This can be a useful alternative to holding down the layout button to select your desired docking position as it only takes one step to toggle between dock-to-right and dock-to-window.
Search, Navigate And Filter
Filter For A Script, Stylesheet Or Snippet By Filename
The ability to quickly locate a specific file can be essential to a developer's workflow. The DevTools allow you to search across all script, stylesheet and snippet files using the following shortcuts:
- Ctrl + O (Windows, Linux)
- Cmd + O (Mac OSX)
which will work regardless of the panel you are currently in. For this Todo app, using one of these shortcuts will take us to the Sources panel and present us with a search box listing all inspectable files.
From there, we can filter down to specific files (e.g files with the word 'script' in their name) or select a file to view or edit.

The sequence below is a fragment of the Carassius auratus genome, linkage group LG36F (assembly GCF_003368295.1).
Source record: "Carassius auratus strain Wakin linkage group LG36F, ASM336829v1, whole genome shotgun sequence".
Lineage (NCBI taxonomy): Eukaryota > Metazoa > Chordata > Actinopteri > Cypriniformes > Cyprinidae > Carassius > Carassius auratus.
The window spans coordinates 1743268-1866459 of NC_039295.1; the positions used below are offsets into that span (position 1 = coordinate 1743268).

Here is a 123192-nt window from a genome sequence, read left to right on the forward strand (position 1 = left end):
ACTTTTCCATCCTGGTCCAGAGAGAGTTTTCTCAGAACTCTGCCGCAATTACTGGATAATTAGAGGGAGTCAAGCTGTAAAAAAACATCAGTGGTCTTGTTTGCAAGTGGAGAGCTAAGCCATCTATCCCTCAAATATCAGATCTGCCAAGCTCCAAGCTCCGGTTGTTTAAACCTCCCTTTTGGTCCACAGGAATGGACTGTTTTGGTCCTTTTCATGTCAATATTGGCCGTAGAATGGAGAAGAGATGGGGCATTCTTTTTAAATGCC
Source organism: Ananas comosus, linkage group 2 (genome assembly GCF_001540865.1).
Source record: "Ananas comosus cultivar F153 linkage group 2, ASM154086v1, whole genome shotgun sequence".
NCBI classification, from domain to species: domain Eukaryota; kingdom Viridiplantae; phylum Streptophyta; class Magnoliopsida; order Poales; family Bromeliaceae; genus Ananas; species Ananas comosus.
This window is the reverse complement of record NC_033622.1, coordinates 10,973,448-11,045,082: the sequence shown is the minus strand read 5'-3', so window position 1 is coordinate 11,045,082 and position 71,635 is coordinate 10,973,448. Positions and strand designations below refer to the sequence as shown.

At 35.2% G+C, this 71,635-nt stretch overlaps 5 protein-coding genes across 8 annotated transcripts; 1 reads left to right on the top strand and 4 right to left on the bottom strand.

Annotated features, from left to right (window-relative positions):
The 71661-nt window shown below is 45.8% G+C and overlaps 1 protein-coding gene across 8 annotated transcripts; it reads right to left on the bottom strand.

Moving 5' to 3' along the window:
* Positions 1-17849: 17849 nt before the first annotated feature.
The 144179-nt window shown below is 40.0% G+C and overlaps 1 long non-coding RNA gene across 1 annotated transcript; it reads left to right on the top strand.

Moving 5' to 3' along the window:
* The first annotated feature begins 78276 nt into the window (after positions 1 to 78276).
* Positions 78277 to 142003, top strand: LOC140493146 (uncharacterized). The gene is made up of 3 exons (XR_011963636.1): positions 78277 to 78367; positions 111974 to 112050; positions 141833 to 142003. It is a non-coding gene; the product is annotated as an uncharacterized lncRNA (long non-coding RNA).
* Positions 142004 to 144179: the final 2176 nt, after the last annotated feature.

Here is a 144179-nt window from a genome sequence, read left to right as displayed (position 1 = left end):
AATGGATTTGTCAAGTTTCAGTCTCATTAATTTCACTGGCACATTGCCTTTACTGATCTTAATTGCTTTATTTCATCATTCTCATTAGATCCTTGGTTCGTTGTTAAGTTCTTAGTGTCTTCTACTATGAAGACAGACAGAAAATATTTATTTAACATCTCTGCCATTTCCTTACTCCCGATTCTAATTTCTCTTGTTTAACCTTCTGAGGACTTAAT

Note: We support camel-case matching in all of our dialogs. e.g: to open FooBarScript.js, you could just type FBaSc, which could save time.
Text Search Within The Current File
Searching for a specific string within the current file can be done using the following shortcut:
- Ctrl + F (Windows, Linux)
- Cmd + F (Mac OSX)
Once a keyword has been entered into the search field, hit return to move to the first matched result. Subsequent returns will take you to the next result and you can also move between results using the up and down arrow keys as displayed below.
Replace Text Within The Current File
In addition to supporting locating text within the current file, the DevTools also support replacing both individual and all instances of text with a new value. Checking "Replace" will display a second input field allowing you to specify the replacement text.
Text Search Across All Files
If you wish to search across all of the files loaded for a page for a particular string, you can load up the search pane using the following shortcut:
- Ctrl + Shift + F (Windows, Linux)
- Cmd + Opt + F (Max OSX)
This supports both regular expressions and case sensitive search.
Search Using A Regular Expression
To search using a regular expression, simply type in the expression in the Search sources field, check "Regular expression" and hit return.